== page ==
Henna Huddle 2017 Reviewby: Jade Johnson – Artist for Kelly Caroline Henna Art
Two-day Henna Huddle 2017 workshop included 4 classes and one evening talk. Nic Tharpa Cartier is not a rookie to the henna scene. He has been in the industry for 20 years, and has taught classes and workshops
worldwide, and currently works as a tattoo artist. There were 12 women + Nic. Very small and
intimate, there was a pot luck lunch and plenty of henna to go around! The women were super
supportive and authentic. What I found most welcoming was that there where artist of all
different stories. I learned about hennas deep roots. Mauritius is an island located on the
southeast coast; their henna style constructed with basic shapes, yet very extravagant. We also
looked at henna styles in the following counties of Mali, Niger, Senegal and Egypt. I can’t wait
to explore future workshops and classes!
Traditional Henna Techniques: Hand extruded & Tape Resist.
Tape Resist is an old style, utilizing straight lines, squares and geometric shapes. This style is
created with a material called leokoplast. The Artist manipulates the material using a razor blade
millimeter’s above the client’s skin. This technique will give you very sharp, extremely fine and
fiercely intricate motifs. Once the leokoplast is placed the artist will then smear henna over the
design & then remove the strips of leokoplast. This is complex because it allows the artist to
have fun with positive and negative spaces.
Translate Resist Designs
When recreating a design, it’s easiest to work in layers and follow the
contour of the motifs. Double lines will give your piece volumes of elegance.
Modern western henna especially in the urban areas artist create very full, or scattered designs.
As a henna artist it’s extremely important to create the design as it appears oppose to creating
what your brain tells you what to see. Although; modern henna is folk art, meaning there no
convention to commit too.
“Tattoo it until it looks like a thing.” – Nic
Many artists beat themselves up over perfection; however, the level of perfection has minimal importance. In the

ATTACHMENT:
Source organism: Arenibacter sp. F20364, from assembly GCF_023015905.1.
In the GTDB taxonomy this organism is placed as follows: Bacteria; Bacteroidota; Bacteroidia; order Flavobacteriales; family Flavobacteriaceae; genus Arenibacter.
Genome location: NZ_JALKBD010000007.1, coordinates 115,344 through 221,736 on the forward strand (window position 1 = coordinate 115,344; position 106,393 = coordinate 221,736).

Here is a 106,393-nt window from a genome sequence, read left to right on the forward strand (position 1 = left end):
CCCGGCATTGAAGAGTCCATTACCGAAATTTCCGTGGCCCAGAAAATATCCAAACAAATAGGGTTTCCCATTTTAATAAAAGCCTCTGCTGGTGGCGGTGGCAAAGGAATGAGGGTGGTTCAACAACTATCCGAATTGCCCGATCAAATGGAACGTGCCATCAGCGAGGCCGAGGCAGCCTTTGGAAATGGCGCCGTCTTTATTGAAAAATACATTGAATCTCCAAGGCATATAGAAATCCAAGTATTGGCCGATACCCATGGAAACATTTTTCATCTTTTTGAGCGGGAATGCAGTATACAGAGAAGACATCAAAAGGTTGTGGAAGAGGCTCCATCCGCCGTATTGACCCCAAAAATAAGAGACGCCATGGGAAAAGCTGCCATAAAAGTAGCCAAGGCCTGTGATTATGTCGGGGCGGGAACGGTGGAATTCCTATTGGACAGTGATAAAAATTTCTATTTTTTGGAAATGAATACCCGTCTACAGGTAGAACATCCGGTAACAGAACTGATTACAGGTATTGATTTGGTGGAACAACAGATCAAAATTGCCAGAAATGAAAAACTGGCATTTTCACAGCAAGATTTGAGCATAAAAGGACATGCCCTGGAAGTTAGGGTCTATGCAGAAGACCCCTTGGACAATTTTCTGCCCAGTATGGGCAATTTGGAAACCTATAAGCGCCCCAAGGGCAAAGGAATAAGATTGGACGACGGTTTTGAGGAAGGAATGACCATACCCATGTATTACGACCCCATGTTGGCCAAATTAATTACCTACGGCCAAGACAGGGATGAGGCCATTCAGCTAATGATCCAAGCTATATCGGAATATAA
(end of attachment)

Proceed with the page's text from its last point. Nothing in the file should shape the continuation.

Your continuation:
western world henna artist take their time.
Design Issues That Appear
Body part switch: When confronted with a client that would like a palm design on their upper
arm. The artist needs to evaluate the new placement area, and think “what is the overall shape? I
want the design to be.” Once the artist has a placement they can then pull motifs from the palm
design to complement the upper arm design.
Working with clients can be challenging. Particularly when the artist is presented with an
extravagant tattoo the client found on Pinterest. With all the hope in the world the artist can
duplicate. I learned a simple, friendly response to such a request, and that is “I can use this as an
inspiration.” I feel inspired saying it!
Henna tattoos need to flow, and an easy way to keep the flow is create dark and white spaces
equal. Sometimes this can be tricky because a simple design is a simple design. Over
manipulation will give you a tattoo that isn’t flattering.
Clients will tell you they like unicorns, eyeballs, clouds, lizards etc. and would like to
incorporate it all into one design. It’s OK to ask them to condense! As an artist pull part elements
to tastefully combine into a tattoo.
Dumb to Pretty
Being a henna artist, you are going to get tattoo request that seem to come out the wood work.
Request like pawprints, hearts, butterflies etc. How do you make those shapes pretty, and
incorporate a mehndi style? The answer is simple. Start with enlarging the basic outline of the
pawprint, and then work the design into it. Moroccan is the easiest style to fill an outline with,
for it looks beautiful and extravagant.